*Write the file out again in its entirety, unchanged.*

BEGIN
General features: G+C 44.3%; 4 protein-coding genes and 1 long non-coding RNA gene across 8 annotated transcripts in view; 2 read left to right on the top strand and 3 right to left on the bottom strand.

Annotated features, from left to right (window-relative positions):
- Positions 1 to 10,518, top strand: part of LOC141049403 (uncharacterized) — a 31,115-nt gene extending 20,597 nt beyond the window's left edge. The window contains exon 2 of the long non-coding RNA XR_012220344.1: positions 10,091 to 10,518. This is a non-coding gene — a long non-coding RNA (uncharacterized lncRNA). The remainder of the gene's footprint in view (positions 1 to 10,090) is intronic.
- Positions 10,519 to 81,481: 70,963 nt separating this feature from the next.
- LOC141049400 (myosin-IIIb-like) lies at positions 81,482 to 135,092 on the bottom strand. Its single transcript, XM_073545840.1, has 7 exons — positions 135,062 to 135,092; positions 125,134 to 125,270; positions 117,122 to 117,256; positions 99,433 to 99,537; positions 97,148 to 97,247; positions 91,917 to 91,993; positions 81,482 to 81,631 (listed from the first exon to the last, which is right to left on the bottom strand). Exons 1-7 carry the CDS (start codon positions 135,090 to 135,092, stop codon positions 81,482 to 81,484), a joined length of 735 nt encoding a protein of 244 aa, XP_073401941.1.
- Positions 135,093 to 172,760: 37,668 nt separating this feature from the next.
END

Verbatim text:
General features: G+C 44.3%; 4 protein-coding genes and 1 long non-coding RNA gene across 8 annotated transcripts in view; 2 read left to right on the top strand and 3 right to left on the bottom strand.

Annotated features, from left to right (window-relative positions):
- Positions 1 to 10,518, top strand: part of LOC141049403 (uncharacterized) — a 31,115-nt gene extending 20,597 nt beyond the window's left edge. The window contains exon 2 of the long non-coding RNA XR_012220344.1: positions 10,091 to 10,518. This is a non-coding gene — a long non-coding RNA (uncharacterized lncRNA). The remainder of the gene's footprint in view (positions 1 to 10,090) is intronic.
- Positions 10,519 to 81,481: 70,963 nt separating this feature from the next.
- LOC141049400 (myosin-IIIb-like) lies at positions 81,482 to 135,092 on the bottom strand. Its single transcript, XM_073545840.1, has 7 exons — positions 135,062 to 135,092; positions 125,134 to 125,270; positions 117,122 to 117,256; positions 99,433 to 99,537; positions 97,148 to 97,247; positions 91,917 to 91,993; positions 81,482 to 81,631 (listed from the first exon to the last, which is right to left on the bottom strand). Exons 1-7 carry the CDS (start codon positions 135,090 to 135,092, stop codon positions 81,482 to 81,484), a joined length of 735 nt encoding a protein of 244 aa, XP_073401941.1.
- Positions 135,093 to 172,760: 37,668 nt separating this feature from the next.